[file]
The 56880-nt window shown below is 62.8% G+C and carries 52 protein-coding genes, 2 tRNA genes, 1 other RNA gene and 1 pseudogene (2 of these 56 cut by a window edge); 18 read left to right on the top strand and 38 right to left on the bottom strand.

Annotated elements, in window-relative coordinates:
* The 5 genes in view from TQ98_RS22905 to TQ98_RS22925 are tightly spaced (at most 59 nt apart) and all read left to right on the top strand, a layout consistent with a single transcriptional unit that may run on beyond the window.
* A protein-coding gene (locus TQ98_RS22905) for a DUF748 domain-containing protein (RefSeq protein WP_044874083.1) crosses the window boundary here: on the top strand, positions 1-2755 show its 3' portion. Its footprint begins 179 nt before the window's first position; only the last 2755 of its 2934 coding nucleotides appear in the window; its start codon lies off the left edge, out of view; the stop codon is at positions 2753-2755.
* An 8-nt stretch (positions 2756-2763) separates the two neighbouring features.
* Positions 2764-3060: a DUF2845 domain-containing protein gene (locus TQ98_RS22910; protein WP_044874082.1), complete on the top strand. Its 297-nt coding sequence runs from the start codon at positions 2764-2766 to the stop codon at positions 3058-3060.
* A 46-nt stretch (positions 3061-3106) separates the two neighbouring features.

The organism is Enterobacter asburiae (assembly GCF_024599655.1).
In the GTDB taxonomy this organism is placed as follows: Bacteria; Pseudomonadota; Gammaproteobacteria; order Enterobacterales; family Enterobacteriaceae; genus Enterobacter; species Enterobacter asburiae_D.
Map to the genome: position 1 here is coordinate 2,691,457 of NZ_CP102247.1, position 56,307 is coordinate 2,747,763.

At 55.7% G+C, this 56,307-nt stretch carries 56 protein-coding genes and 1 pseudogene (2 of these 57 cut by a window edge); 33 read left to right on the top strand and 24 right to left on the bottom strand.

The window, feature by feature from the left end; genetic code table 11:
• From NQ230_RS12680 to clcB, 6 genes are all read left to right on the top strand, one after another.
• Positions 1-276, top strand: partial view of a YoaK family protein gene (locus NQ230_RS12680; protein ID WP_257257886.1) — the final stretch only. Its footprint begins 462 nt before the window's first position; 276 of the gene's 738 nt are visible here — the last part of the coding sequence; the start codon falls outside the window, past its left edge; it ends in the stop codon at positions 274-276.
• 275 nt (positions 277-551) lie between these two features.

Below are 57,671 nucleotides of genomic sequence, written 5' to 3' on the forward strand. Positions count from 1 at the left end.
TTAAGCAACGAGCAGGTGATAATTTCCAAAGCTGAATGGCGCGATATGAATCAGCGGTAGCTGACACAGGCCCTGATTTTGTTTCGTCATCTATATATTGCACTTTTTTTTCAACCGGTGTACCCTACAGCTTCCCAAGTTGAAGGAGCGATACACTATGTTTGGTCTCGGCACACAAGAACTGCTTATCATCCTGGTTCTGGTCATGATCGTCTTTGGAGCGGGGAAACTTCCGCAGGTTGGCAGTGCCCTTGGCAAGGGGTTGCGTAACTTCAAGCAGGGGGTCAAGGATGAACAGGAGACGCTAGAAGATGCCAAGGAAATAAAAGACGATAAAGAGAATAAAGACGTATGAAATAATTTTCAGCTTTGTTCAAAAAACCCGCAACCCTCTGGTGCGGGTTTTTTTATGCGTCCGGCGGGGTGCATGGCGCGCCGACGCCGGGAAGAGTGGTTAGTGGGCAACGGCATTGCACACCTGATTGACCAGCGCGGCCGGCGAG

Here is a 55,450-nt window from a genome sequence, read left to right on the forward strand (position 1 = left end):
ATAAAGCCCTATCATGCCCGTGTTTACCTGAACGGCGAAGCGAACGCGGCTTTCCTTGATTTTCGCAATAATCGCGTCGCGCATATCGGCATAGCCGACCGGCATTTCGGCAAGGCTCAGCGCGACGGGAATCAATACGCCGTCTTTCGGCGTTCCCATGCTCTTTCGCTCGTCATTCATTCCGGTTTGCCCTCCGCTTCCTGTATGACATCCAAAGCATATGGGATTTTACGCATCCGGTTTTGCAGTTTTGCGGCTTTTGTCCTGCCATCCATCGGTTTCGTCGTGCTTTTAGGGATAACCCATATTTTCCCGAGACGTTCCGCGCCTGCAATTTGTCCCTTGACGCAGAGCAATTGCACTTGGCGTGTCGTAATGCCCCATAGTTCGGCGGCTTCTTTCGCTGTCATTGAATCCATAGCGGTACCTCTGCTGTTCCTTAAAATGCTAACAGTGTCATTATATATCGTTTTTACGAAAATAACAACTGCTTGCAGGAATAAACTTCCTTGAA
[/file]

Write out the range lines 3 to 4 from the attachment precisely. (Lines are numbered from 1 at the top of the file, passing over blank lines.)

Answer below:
* The 5 genes in view from TQ98_RS22905 to TQ98_RS22925 are tightly spaced (at most 59 nt apart) and all read left to right on the top strand, a layout consistent with a single transcriptional unit that may run on beyond the window.
* A protein-coding gene (locus TQ98_RS22905) for a DUF748 domain-containing protein (RefSeq protein WP_044874083.1) crosses the window boundary here: on the top strand, positions 1-2755 show its 3' portion. Its footprint begins 179 nt before the window's first position; only the last 2755 of its 2934 coding nucleotides appear in the window; its start codon lies off the left edge, out of view; the stop codon is at positions 2753-2755.